Guatemala’s coastal borders with the Pacific Ocean and the Caribbean Sea could not be more different. La Costa, refers to the fertile lands between chains of volcanoes and the Pacific Ocean. It is coarse, black volcanic sand continuously pounded by the raging Pacific. By contrast, Guatemala’s narrow coastline on the Caribbean side is a tropical jungle opening where the Rio Dulce, or ‘sweet river’ follows its path to the sea.
Take a daytime walk over the bridge for the best views from high above the ‘sweet river’.
Rio Dulce is a sweet water haven surrounded by massive jungles that connects the enormous fresh water Lake Izabal with the open sea on the Caribbean coast. In contrast to the crowded, gateway town of Fronteras, the waters edge is spotted by small and isolated Mayan towns, a few eco-lodges and the weekend homes of Guatemala’s wealthy elite. Beautiful mansions complete with thatch roof ranchos covering enormous luxury boats shine a spotlight on the massively uneven distributions of wealth in this country.
By far the most popular thing to do in Rio Dulce is take a lancha down the whole length of the river to Livingston. Private lanchas can be easily organized at the main dock in Fronteras or by your hotel. You get to choose your stops and decided how long to stay at each place. They start at Q300 per person. Otherwise, you can take the collective lancha leave twice daily for the 2 and half hour trip down Rio Dulce. (125Q one way 200Q roundtrip). They will even pick you up from your hotel.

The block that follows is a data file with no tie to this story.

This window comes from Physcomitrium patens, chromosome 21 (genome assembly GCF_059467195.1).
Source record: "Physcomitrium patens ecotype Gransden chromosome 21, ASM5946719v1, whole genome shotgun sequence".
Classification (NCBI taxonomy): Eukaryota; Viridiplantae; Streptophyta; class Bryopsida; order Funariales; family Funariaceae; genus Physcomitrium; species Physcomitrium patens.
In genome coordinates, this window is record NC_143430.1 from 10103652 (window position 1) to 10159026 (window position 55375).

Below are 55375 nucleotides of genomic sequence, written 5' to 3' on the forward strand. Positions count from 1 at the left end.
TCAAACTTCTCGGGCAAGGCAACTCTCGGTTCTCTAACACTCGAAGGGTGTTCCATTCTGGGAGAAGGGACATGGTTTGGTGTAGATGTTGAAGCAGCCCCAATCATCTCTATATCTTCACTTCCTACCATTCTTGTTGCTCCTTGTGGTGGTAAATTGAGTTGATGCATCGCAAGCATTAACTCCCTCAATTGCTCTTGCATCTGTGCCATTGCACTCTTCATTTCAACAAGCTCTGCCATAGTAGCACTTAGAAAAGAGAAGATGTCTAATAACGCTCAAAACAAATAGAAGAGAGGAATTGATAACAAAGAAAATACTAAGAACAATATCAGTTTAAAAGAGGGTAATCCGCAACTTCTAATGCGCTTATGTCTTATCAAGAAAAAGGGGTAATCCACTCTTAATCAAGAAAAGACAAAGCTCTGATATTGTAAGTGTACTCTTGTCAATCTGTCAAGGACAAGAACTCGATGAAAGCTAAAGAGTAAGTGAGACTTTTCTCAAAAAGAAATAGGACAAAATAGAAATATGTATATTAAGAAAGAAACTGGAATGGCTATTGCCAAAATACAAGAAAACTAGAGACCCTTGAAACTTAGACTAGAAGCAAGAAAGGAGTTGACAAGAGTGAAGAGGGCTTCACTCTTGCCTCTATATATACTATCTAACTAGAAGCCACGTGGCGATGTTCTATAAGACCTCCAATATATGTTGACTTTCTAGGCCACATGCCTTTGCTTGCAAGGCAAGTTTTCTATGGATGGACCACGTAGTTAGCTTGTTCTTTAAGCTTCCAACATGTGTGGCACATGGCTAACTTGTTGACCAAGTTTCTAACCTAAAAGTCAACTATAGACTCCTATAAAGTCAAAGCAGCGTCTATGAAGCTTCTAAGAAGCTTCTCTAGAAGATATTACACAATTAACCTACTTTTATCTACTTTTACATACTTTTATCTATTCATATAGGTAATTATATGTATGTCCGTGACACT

Take the morning boat. Waters get a lot choppier in the afternoon making the beautiful journey a little hard to enjoy.
Even if you are not in the position to buy, check out the fish market behind the colectivo terminal. Local fishermen haul in the days catch from their dugout cayucos to be cleaned, weighed and sold at rock bottom prices.
On the water: There are many small hotels, eco-lodges and fincas now offering stays on both the Lake and river side. Bookings generally have to be pre-arranged and the hotel will send a boat to pick you up at the docks (for a fee). Also remember that all your meals will have to be purchased from the hotels on site restaurant.
- Finca Tatin offers a wide range of prices and accommodations as well as activities like kayaking, trekking through the jungle, a Mayan cave and a Mayan village project you can volunteer at. Dorms start at 50Q. River front bungalows at Q250 for 1 person.
- Hotelito Perdido, literally ‘the little lost hotel’ also has shared lofts from Q50 and numerous bungalows at Q200 for 1 person. Kayaks also available to rent.
- Hotel Kangaroo, tucked in a beautiful little estuary of the lake. Dorms start at Q70 and the boat is included. Watch out for crocs!
For volunteers and budget traveler, ask to be dropped off just before the bridge. From there, it’s a 5 minute walk to Hotel Backpackers. Getting there and away: To/From Guatemala City Buses directly to Rio Dulce leave from the Litegua bus station (15 calle 10-40 zone 1). 80Quetzales (about US$10) for 6-7 hours ride. The buses arrive and depart at the Litegua station just over Central Americas longest bridge.